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Courtney P. Williams, Andres Azuero, Kelly M. Kenzik, Maria Pisu, Ryan D. Nipp, Smita Bhatia and Gabrielle B. Rocque

Background: Treatment for metastatic breast cancer (MBC) that is not concordant with the NCCN Guidelines for Breast Cancer has been associated with higher healthcare utilization and payer costs. However, a significant knowledge gap exists regarding the impact of guideline-discordant care on patient cost responsibility. This study examined this question among patients with MBC in the year postdiagnosis. Methods: This retrospective cohort study used data from the SEER-Medicare linked database from 2000 through 2013. Guideline discordance, defined by year-specific NCCN Guidelines, was assessed for first-line antineoplastic treatment and grouped into discrete categories. Patient cost responsibility (deductibles, coinsurance, copayments) in women with MBC were summed for all medical care received in the year postdiagnosis. The difference in patient cost responsibility by guideline discordance status was estimated using linear mixed-effect models. Results: Of 3,709 patients with MBC surviving at least 1 year postdiagnosis, 17.6% (n=651) received guideline-discordant treatment. Median cost responsibility in the year postdiagnosis for patients receiving guideline-discordant treatment was $7,421 (interquartile range [IQR], $4,359–$12,983) versus $5,171 (IQR, $3,006–$8,483) for those receiving guideline-concordant care. In adjusted models, guideline-discordant treatment was significantly associated with $1,841 higher patient costs in the first year from index diagnosis date (95% CI, $1,280–$2,401) compared with guideline-concordant care. Patient cost responsibility differed by category of guideline discordance, with those receiving nonapproved bevacizumab having the highest cost responsibility (β=$3,330; 95% CI, $1,711–$4,948). Conclusions: Deviations from current treatment guidelines may have implications on patient healthcare cost responsibility. Additional research is needed to fully understand the mechanisms underlying how guideline deviation leads to greater costs for patients with MBC.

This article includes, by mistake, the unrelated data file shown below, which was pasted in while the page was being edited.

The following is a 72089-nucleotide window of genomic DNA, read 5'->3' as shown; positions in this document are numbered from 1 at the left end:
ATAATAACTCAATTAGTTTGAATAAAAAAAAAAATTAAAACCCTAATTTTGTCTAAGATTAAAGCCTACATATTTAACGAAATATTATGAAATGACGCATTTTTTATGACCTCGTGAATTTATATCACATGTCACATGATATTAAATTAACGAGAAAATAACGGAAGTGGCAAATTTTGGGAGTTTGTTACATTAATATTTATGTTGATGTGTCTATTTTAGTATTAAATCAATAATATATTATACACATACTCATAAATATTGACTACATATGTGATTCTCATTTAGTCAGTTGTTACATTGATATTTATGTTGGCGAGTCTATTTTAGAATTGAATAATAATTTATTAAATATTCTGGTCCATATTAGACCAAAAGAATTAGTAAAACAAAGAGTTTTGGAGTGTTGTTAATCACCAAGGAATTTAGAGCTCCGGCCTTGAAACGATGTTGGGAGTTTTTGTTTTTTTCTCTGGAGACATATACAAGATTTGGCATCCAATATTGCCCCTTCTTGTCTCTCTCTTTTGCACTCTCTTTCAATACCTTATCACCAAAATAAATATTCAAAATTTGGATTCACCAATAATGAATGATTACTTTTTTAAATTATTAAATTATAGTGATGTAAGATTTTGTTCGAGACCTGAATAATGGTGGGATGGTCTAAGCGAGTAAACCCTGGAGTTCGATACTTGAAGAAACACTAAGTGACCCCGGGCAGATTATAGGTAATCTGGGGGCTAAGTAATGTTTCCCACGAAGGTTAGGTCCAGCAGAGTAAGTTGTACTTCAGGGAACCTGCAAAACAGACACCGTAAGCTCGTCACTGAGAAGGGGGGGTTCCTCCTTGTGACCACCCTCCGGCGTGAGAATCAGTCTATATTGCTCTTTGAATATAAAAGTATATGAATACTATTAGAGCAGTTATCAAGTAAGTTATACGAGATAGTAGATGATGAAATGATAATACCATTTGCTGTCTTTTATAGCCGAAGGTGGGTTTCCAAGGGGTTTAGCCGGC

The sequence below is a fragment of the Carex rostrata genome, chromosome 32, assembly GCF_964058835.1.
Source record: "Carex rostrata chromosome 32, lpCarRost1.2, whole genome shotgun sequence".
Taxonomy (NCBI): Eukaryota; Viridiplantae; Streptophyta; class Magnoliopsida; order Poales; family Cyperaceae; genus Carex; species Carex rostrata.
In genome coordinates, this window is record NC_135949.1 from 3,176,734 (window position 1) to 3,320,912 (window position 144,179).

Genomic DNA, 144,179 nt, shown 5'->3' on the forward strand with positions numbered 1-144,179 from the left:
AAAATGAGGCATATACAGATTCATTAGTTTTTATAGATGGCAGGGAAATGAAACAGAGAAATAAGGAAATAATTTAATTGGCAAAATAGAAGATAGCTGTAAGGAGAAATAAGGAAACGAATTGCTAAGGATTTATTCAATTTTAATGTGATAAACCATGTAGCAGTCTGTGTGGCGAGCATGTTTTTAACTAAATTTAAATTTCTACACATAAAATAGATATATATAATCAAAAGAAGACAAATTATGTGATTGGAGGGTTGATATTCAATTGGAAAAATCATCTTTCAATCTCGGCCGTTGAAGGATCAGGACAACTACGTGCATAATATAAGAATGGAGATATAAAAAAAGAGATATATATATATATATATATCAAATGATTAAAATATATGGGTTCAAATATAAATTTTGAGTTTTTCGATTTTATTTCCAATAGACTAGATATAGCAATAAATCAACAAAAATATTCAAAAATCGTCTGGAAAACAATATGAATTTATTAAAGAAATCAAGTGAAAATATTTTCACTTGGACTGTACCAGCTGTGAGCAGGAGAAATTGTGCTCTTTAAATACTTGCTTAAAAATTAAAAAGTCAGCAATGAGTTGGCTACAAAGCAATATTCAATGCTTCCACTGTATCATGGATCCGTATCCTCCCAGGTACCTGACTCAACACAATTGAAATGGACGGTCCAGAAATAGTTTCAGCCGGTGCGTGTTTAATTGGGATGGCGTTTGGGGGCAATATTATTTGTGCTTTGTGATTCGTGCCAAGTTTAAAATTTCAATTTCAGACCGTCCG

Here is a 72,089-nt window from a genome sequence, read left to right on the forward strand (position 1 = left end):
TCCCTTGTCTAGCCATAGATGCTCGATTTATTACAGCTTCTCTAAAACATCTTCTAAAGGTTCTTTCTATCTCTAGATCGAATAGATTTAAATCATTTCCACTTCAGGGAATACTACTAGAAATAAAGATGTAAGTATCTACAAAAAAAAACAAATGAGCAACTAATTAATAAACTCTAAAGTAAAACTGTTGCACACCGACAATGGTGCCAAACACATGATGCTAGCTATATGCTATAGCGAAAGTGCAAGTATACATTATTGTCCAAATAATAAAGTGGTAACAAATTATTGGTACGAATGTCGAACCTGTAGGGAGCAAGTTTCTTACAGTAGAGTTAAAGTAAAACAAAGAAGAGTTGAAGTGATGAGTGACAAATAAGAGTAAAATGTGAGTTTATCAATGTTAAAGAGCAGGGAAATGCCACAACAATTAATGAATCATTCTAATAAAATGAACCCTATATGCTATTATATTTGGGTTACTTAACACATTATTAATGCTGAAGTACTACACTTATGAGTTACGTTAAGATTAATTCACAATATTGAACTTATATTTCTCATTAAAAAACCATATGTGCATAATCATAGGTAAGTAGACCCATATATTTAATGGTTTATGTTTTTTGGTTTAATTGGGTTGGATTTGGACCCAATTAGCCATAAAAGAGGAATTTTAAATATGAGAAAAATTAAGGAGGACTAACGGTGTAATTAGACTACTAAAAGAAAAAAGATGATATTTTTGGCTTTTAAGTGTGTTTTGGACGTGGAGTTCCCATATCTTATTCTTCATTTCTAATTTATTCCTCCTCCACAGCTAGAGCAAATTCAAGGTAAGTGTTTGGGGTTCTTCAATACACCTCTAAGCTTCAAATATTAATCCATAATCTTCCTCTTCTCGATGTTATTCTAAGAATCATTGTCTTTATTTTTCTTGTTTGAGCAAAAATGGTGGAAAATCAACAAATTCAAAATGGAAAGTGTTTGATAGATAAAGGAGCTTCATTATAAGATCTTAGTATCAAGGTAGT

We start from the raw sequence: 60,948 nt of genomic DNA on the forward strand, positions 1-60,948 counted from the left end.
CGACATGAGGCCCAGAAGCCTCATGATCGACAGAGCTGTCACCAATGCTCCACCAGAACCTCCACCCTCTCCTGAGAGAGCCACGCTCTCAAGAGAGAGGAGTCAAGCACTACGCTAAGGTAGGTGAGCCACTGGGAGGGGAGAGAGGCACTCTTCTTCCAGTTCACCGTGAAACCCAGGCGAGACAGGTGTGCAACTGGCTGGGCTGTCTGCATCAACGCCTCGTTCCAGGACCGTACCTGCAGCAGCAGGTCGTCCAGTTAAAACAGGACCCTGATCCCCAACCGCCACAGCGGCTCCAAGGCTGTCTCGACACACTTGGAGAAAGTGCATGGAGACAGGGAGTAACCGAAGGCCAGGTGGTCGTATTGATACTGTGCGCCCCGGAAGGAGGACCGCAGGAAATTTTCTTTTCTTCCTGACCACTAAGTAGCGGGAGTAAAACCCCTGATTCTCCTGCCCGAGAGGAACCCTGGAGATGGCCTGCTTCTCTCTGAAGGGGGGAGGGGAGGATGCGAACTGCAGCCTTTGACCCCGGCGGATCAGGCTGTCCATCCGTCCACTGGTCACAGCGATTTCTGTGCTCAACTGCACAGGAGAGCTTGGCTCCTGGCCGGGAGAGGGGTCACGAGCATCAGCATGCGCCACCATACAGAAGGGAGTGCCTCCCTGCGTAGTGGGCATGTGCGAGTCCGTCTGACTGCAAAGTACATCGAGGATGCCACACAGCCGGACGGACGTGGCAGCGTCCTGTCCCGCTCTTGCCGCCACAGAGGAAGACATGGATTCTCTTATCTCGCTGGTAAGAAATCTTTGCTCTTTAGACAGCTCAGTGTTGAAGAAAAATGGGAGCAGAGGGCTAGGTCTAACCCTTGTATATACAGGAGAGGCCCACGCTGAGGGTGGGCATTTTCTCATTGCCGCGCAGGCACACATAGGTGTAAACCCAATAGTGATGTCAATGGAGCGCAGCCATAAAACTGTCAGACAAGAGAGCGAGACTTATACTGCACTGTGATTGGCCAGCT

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Daniel E. Lage, Areej El-Jawahri, Charn-Xin Fuh, Richard A. Newcomb, Vicki A. Jackson, David P. Ryan, Joseph A. Greer, Jennifer S. Temel and Ryan D. Nipp